Tailgating in Paradise

Orange Bowl stadium, “Home of the Hurricanes,” – Miami, Florida. Not after 1946. State Archives of Florida, Florida Memory.

Fall is here and football season has kicked off for Dolphins and Hurricanes fans in South Florida. Every season brings back fierce rivalries among otherwise the closest of friends, lucky laundry that absolutely can’t get washed during winning streaks, and perhaps most importantly, a passion for going all out when tailgating before games.

Tailgating is a common thread among football fans around the country, it brings together family, friends, and rivals before every game in ways a pre-game meal at a casual restaurant can’t. People who are passionate about food and hospitality generally make the best tailgaters, as they know how to pull out all the stops for their guests to enjoy. It’s a good idea to make friends with someone who runs a great tailgate.

Cover: Sports Illustrated – 1984 College & Pro Football Special

Miamians tend to get a bad rap as fair-weather sports fans around the country, but we can always tailgate with the best of them. Hey, we’re a party town after all. And don’t forget, the city of Miami has hosted 10 Super Bowls, is home to the undefeated 1972 Dolphins, and The U has won 5 National Championships with some of the most memorable college football teams of all time. Few cities can go toe-to-toe and match Miami in football history and lore.

Obviously, Miami didn’t invent tailgating, the concept of tailgating predates the city entirely. There are a few theories out there, but one thing everyone can agree on is that its roots are reminiscent of harvest festivals, a time to reap and celebrate fall’s bounty, one last hurrah before the harsh winter.

Many historians point to the First Battle of Bull Run in 1861. The tale goes… Civilians traveled from DC to Manassas, Virginia to cheer and watch their team in battle. Less bloody are the tales of early tailgating at historic games like the first college football game between Rutgers and Princeton in 1869.

Flickr: Phil Oglesby

Tailgating has long since evolved both in food tastes and in technology, where the best tailgates nowadays incorporate modern amenities. More people will definitely show up to your tailgate if it has a giant grill, satellite TV and Wi-Fi, comfortable seating, and most importantly in Miami: shade!

Even so, fans of Miami’s longest running team, the Hurricanes, have decades of tailgating history behind them. A testament to this is the spiral-bound cookbook dedicated to the topic- Picnics in Paradise: A Recipe Guide to Miami Hurricane Tailgating (Owl Bay Publishers – Montgomery, Alabama).

 

 

Looking back through these recipes from 1994, items like Stuffed Eggs, Pepper Pecan Sandwich Spread, and Cold Poached Salmon with Cucumber Sauce feel very dated. But, there are definitely some staples in the cookbook that fit in with modern-day festivities.

Here are my favorite vintage recipes from the cookbook that you can prepare for any tailgate this season while getting ready to watch the Dolphins or Hurricanes in Miami:

 

Sangria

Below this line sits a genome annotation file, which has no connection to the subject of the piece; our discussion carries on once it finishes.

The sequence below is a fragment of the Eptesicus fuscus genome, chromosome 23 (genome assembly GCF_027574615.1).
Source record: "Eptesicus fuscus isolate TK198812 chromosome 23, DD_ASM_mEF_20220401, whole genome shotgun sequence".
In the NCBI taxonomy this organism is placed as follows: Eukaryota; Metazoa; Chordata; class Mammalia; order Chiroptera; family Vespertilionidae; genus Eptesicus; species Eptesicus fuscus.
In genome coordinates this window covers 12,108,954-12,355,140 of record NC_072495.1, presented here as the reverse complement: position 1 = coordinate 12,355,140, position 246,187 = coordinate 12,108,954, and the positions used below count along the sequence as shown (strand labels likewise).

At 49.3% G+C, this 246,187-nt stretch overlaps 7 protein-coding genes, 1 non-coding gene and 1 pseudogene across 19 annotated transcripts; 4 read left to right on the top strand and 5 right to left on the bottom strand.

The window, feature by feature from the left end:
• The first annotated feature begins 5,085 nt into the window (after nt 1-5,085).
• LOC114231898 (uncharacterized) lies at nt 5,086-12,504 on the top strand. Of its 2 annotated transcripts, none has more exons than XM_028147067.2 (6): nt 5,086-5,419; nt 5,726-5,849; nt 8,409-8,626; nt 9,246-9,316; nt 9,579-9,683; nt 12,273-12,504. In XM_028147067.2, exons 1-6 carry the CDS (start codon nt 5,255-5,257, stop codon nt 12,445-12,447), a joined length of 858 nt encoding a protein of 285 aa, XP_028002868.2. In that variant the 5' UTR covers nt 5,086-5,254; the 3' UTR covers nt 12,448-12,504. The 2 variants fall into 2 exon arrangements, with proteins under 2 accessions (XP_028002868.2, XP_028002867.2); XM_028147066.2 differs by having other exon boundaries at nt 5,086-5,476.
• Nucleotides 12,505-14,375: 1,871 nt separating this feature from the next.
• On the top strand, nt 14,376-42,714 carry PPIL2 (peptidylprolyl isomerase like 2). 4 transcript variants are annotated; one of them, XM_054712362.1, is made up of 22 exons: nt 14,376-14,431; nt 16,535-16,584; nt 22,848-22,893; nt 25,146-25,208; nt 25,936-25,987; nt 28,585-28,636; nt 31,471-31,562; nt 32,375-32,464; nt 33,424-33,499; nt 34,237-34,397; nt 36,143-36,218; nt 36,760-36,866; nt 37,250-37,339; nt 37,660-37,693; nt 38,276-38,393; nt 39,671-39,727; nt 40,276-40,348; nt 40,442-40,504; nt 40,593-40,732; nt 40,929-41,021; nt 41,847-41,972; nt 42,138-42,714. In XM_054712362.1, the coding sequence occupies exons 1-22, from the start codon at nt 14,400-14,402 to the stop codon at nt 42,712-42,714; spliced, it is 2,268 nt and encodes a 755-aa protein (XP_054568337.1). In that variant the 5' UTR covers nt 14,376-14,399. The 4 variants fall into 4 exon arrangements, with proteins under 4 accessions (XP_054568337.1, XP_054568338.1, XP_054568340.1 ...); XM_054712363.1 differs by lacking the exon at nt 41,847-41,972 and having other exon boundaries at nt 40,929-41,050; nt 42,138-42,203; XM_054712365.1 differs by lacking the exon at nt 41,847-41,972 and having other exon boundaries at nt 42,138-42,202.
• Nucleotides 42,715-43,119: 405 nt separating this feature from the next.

2 bottles dry white wine
1/2 cup sugar
1 cup triple sec
1 cup vodka
1 qt. bottle club soda
1 orange, 2 lemons, 1 lime

Place fruit (sliced thinly with seeds removed) and triple sec in glass jar and refrigerate along with wine and club soda overnight. In serving container serve over lemonade ice ring or ice cubes made out of lemonade.

 

Chicken Wings

8 chicken wings (or legs)
1/4 cup fresh lemon juice
1/4 cup fresh lime juice
1/2 tsp salt
1/8 tsp pepper
1 tsp ginger powder
1 garlic clove, pressed
3 tbsp parsley
1/2 tsp rosemary leaves
1 tsp dried dill weed
1/2 tsp paprika

Oil a 13″-by-9″ baking dish. Rinse chicken thoroughly. Mix the juices and pour over the chicken. Mix the herbs and spices together and sprinkle over the chicken. Cover with foil and refrigerate for 2 to 4 hours. Preheat oven to 375 degrees. Bake for 25 minutes; remove foil and bake 20 minutes. Let cool and refrigerate or freeze until ready to pack.

 

Guacamole

2 large ripe avocados, peeled and chopped
6 green onions, with part of green chopped off
4 oz can chili peppers, chopped (optional)
1/2 lemon, juice only
Salt & pepper
1 tomato, chopped

In processor purée avocados. Stir in other ingredients except tomatoes. Put avocado pit in guacamole and chill in plastic covered container. At serving time, stir in tomato and serve with corn chips. If you don’t use peppers, flavor with a few drops of Tabasco sauce.

 

Slaw

1 medium cabbage, grated

Dressing:
1 cup vinegar
1/4 cup sugar
1/2 cup oil
1 tsp dry mustard
celery seed
ground black pepper & salt

Bring the above to a boil, remove from heat and let cool. Pour over the cabbage mixture and let stand overnight in tightly sealed container.

 

Whatever you decide to prepare for a tailgate, the key is to make something simple. Is the food easy to transport? Can it be consumed hot or cold? Can you eat it with your hands? Will it leave your Dolphins or Canes jersey spotless? Simplifying the answers to these questions will help you make a successful dish at your next tailgate. And whether Miami wins or loses, you’ll at least have a good time before the game.

Flickr: Oregon Printing Communications
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